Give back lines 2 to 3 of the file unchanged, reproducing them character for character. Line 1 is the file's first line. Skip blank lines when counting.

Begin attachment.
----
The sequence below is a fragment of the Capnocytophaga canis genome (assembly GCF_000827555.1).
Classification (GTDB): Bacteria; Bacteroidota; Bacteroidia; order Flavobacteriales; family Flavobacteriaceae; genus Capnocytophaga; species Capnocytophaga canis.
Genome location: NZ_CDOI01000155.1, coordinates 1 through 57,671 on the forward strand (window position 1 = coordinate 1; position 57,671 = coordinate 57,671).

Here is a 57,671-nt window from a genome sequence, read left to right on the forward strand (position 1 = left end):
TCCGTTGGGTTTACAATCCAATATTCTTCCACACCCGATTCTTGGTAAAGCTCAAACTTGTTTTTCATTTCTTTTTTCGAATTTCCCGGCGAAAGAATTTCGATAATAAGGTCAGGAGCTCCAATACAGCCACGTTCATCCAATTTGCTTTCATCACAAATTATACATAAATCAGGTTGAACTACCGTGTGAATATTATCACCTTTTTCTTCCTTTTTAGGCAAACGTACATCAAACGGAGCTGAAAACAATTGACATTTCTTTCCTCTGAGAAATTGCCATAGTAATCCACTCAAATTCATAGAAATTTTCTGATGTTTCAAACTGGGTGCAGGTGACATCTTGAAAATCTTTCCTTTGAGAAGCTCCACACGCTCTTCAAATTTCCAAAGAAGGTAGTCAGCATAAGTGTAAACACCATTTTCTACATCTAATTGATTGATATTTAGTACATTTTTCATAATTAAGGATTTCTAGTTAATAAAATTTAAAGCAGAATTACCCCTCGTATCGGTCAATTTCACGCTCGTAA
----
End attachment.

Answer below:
Classification (GTDB): Bacteria; Bacteroidota; Bacteroidia; order Flavobacteriales; family Flavobacteriaceae; genus Capnocytophaga; species Capnocytophaga canis.
Genome location: NZ_CDOI01000155.1, coordinates 1 through 57,671 on the forward strand (window position 1 = coordinate 1; position 57,671 = coordinate 57,671).